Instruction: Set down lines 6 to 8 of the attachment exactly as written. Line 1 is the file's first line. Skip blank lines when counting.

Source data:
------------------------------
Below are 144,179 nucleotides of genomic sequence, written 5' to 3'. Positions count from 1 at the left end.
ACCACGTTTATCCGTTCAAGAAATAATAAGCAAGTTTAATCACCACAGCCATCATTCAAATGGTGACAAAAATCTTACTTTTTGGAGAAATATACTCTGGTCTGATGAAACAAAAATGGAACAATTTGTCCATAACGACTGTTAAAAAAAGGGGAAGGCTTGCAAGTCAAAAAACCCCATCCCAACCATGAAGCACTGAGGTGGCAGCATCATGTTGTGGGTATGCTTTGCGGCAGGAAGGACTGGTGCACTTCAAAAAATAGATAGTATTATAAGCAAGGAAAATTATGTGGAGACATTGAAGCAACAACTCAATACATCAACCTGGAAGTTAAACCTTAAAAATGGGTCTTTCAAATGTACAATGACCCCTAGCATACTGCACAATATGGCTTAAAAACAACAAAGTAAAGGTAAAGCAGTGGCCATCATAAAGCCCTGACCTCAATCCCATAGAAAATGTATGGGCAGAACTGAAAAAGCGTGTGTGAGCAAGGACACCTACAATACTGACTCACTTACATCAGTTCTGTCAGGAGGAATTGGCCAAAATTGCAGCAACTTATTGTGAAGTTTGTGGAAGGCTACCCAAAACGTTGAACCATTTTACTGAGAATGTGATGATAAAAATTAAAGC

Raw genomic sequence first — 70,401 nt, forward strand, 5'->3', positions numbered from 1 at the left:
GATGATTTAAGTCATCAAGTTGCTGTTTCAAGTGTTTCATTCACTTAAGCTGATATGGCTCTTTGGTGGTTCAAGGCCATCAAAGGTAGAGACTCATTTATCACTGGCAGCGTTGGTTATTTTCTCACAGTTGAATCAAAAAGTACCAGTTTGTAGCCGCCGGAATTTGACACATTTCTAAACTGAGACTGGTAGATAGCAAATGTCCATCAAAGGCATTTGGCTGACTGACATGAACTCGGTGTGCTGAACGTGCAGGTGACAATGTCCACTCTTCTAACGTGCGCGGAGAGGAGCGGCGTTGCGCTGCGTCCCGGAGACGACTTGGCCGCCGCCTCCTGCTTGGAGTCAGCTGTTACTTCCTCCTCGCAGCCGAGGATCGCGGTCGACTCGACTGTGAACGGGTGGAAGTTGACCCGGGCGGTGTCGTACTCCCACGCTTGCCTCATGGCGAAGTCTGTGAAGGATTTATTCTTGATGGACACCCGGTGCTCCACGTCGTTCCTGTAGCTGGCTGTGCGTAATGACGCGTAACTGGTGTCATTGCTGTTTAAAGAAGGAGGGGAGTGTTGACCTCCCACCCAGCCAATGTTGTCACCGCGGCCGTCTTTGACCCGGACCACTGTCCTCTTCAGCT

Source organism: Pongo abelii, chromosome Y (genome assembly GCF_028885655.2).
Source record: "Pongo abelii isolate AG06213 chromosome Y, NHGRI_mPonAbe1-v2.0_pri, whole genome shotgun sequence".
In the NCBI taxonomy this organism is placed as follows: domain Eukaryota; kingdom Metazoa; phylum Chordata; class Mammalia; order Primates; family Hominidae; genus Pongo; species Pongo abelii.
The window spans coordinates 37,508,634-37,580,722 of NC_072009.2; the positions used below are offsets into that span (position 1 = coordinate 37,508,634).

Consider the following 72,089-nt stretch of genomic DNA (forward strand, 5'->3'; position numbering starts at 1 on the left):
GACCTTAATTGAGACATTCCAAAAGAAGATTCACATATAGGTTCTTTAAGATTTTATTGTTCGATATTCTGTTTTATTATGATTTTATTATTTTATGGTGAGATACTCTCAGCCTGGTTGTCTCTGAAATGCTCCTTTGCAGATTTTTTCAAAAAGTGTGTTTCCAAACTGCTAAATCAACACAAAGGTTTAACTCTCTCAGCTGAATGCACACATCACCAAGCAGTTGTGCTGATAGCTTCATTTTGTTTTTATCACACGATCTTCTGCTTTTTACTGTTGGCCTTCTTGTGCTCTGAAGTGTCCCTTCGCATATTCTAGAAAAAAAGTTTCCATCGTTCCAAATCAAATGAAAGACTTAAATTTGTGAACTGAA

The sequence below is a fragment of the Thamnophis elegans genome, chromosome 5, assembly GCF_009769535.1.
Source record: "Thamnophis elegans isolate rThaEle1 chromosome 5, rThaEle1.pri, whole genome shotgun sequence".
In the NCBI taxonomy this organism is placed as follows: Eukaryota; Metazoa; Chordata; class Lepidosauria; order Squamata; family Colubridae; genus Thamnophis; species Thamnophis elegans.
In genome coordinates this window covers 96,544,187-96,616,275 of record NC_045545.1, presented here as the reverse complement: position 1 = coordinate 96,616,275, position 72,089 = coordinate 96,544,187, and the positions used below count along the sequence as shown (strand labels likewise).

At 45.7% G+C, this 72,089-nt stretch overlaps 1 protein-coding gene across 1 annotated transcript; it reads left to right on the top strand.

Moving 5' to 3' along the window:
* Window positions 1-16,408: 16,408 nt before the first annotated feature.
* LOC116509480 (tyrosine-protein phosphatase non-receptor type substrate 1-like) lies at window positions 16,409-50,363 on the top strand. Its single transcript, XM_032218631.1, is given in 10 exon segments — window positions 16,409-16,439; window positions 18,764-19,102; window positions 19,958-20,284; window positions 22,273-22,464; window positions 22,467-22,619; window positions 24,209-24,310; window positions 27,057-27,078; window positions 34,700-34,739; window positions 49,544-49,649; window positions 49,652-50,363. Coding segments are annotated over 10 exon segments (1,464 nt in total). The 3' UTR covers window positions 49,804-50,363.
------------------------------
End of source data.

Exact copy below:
Source record: "Pongo abelii isolate AG06213 chromosome Y, NHGRI_mPonAbe1-v2.0_pri, whole genome shotgun sequence".
In the NCBI taxonomy this organism is placed as follows: domain Eukaryota; kingdom Metazoa; phylum Chordata; class Mammalia; order Primates; family Hominidae; genus Pongo; species Pongo abelii.
The window spans coordinates 37,508,634-37,580,722 of NC_072009.2; the positions used below are offsets into that span (position 1 = coordinate 37,508,634).